It’s 2023, and we’re years past the peak of monster fundraising for on-demand transportation and delivery startups locked in highly competitive races with each other to dominate urban consumer mobility.
But with many of the biggest and most tenacious players still in the market, those rounds have not disappeared altogether. Today, Cabify, a Madrid-based platform that competes against Uber in Spain and Latin America, said it has picked up $110 million in funding, which it plans to use in part to expand in its existing footprint, expand its technology stack, and bring more electric vehicles into its fleet.
The company currently has over 42 million registered users and 1.2 million drivers across eight markets that include cities in Spain such as Madrid and Barcelona as well as cities in Argentina, Chile, Colombia, Spain, Mexico, Peru, and Uruguay. It says its plan is to triple revenues in the next three years while expanding to 25 more urban centers with populations of over 200,000.
The funding is a mix of equity and debt, the company tells me. The equity comes from Orilla Asset Management (the family office for Francisco Riberas, who is one of the major shareholders of Gestamp, a Spanish automotive manufacturing giant), financial services giant AXIS (via its Fond-ICO Next Tech), and others that are not being named.
But we don’t have an idea of the exact amount of new funding: the $110 million also includes a €40 million loan from the European Investment Bank actually announced in December 2022, and it also includes the proceeds of a funding round of an unconfirmed amount that Cabify secured in July 2022.
Cabify also did not respond to a question about its valuation. PitchBook notes that the investment in July 2022 valued the company at $1.49 billion, so that is the last stated amount. However, for some context on that number — and an example of the pressure that startups are under right now with a higher “cost of capital” than before — when Cabify raised $160 million back in 2018 (a high-water moment for those kinds of outsized funding rounds), it had a valuation of $1.4 billion.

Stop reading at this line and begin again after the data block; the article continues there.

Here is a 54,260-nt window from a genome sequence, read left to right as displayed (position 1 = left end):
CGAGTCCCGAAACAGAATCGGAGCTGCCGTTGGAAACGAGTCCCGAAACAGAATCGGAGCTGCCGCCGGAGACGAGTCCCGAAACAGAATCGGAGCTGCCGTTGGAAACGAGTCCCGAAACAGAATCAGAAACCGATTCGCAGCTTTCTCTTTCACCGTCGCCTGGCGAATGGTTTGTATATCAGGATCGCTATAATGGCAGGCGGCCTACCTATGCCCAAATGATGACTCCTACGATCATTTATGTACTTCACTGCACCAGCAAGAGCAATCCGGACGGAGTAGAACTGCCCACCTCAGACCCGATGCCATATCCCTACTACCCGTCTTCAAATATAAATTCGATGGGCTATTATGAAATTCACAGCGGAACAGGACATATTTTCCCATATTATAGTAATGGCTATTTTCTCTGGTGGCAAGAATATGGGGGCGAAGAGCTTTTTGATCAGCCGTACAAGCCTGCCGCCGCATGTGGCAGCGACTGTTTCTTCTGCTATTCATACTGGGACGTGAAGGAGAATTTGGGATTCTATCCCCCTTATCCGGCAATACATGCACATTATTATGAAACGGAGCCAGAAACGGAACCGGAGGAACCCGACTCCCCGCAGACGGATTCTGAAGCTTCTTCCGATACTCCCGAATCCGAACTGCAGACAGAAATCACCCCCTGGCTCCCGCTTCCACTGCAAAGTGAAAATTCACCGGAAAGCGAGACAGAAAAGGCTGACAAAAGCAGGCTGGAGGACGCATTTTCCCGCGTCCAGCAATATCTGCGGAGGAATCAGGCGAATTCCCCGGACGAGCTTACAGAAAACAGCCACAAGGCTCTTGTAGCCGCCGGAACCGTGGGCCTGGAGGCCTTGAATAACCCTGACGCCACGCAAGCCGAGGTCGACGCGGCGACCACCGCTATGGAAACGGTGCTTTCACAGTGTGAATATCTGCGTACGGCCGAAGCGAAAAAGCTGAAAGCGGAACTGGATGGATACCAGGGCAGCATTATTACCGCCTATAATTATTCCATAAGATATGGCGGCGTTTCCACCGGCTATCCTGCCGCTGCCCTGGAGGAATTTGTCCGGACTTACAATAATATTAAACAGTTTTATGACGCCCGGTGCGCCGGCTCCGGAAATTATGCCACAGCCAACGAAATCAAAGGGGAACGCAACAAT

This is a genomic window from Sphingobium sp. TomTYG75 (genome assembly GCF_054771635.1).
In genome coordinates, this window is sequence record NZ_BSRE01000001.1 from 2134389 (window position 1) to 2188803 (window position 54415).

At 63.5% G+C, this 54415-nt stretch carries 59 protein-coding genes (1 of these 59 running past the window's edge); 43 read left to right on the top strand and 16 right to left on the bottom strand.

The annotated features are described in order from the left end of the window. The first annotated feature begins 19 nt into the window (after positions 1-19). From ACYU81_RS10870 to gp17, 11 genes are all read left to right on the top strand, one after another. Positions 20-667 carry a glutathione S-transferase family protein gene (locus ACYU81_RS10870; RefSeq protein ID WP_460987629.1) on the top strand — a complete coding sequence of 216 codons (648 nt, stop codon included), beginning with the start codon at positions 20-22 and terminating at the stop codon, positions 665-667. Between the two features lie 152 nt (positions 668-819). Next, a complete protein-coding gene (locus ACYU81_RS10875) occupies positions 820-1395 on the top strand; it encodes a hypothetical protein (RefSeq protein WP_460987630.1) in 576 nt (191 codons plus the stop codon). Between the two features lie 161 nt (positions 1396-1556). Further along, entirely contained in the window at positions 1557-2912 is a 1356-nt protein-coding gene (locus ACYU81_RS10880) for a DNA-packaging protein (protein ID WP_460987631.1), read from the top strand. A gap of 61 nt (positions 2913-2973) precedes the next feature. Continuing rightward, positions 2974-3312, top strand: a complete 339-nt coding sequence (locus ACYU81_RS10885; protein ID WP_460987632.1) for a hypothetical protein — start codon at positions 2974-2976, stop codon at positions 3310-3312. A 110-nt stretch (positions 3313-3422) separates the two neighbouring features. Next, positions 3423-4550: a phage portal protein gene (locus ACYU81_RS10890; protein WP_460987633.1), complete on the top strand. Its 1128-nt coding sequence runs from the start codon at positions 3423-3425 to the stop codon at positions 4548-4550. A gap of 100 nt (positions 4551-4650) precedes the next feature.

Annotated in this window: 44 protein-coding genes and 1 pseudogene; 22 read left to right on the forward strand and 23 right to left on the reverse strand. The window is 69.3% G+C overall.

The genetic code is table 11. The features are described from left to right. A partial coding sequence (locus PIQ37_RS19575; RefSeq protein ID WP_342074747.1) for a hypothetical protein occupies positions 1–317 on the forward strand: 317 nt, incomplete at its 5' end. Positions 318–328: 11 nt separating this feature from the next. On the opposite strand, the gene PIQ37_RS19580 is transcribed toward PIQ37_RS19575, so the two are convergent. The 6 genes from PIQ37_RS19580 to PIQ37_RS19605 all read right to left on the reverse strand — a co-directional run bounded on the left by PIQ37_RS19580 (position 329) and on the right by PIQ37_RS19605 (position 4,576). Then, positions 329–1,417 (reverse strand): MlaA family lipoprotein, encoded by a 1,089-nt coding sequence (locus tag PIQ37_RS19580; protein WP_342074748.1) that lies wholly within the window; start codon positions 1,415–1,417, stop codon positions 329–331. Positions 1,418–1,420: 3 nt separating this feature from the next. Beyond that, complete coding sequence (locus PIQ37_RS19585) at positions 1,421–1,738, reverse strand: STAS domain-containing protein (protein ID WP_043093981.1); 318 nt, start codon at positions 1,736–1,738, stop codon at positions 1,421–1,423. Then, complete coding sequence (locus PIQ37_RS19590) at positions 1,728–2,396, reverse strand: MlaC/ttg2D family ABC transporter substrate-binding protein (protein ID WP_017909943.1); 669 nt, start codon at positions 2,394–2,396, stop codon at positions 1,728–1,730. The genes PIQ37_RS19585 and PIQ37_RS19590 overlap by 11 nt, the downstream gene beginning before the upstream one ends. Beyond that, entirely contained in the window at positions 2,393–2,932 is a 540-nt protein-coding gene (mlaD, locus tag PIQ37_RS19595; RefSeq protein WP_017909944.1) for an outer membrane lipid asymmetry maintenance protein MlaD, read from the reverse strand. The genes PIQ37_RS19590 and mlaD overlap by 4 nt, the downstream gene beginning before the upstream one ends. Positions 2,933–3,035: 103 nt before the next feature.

The company has a pretty large cap table underneath that figure: PitchBook lists no less than 33 current investors (plus another 13 investors that have since sold their shares). The list of active backers include the likes of Rakuten (the Japanese “Amazon” that has used Spain as the home base for its European efforts), Endeavor Capital and the Winkelvoss twins.
Cabify’s fundraising underscores the fact that while regulators may not be holding as many of these transportation companies to account as they were previously, and consumers may not buzz about them as much as they did pre-COVID, they are continuing to grow, and specifically, are raising money in a tight capital market to continue investing in their growth. Cabify is not disclosing revenue numbers, nor whether it is actually profitable in any single market or overall, but it said that it is growing.
In 2021, the company followed the example of Uber and others in the market, expanding into offering “multi-modal” services, specifically subscriptions across multiple forms of transportation. It also added grocery deliveries to its app.
That has resulted in rising revenues, too: Cabify notes that “turnover in 2022 is already 24% higher than in 2019, and 32% higher than in 2021.” Cabify told me that global turnover for 2021 was $518 million, which would mean that the estimated figure for 2022 is $683.8 million (it also means that 2021 was still not back to 2019 levels).
“This commitment from strategic investors is a recognition of Cabify’s positive impact and potential to continue creating long-term value for our investors and the cities in which we operate,” said Juan de Antonio, CEO of Cabify, in a statement. “These are partners who share our vision for the sustainable mobility industry and will enable us to accelerate the delivery of our strategic plan.”
The electric vehicle strategy will come in a few phases that follow on from a goal the company set itself for all trips to become zero-emmission by 2025 in Spain, and by 2030 globally. The EIB loan, which was earmarked for this effort, is being used to roll out 1,400 electric vehicles and charging stations in Spain.
The latest on this front is a call for tenders the company will make this year to acquire vehicles and charging infrastructure. (Cabify works with drivers who have their own vehicles, but it has also built out its own fleet, Vecttor, which operates in Barcelona, Madrid, Valencia, Sevilla y Málaga, and is 95% “eco or zero” labeled.)
It also signed a deal with Fenie Energia, an independent marketer of electricity, gas and energy efficiency solutions, “to promote the installation and implementation of recharging points throughout Spain to accelerate the electrification of vehicles of taxi drivers and self-employed drivers that use Cabify.” That will include discounts to drivers to install charging points.
Updated with revenue figures provided by Cabify.